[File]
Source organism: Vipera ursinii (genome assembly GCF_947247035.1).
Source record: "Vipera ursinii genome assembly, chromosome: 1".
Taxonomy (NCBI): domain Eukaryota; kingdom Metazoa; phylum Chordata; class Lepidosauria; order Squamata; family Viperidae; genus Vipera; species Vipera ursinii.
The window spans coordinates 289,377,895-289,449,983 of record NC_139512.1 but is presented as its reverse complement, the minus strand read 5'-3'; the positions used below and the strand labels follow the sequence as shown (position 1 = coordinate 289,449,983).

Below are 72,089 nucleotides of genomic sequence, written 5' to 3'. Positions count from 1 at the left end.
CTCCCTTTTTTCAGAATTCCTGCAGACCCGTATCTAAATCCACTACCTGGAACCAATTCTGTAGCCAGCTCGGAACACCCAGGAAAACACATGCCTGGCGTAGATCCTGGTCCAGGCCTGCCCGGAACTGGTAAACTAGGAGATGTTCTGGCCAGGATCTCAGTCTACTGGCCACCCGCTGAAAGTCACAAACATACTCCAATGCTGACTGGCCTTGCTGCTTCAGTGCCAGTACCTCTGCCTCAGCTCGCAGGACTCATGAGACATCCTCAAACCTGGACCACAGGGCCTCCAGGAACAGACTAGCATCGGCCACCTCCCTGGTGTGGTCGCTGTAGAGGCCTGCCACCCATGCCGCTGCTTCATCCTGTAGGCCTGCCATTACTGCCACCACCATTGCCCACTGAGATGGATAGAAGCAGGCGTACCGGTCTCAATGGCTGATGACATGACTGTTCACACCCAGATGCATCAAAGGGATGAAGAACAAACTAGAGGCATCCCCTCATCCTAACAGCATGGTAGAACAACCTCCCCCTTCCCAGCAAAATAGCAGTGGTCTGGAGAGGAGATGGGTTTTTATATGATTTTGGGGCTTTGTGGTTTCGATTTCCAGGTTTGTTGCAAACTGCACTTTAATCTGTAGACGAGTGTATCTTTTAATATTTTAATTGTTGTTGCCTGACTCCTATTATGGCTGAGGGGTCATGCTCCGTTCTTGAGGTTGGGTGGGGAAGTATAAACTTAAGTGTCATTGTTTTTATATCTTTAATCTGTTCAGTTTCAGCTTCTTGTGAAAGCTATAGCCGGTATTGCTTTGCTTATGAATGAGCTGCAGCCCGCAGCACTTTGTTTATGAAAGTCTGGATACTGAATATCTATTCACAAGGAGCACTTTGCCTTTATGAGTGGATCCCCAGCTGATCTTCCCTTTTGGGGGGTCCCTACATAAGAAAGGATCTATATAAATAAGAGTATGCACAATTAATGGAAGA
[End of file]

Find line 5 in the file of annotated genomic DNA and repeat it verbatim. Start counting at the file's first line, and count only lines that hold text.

Below are 72,089 nucleotides of genomic sequence, written 5' to 3'. Positions count from 1 at the left end.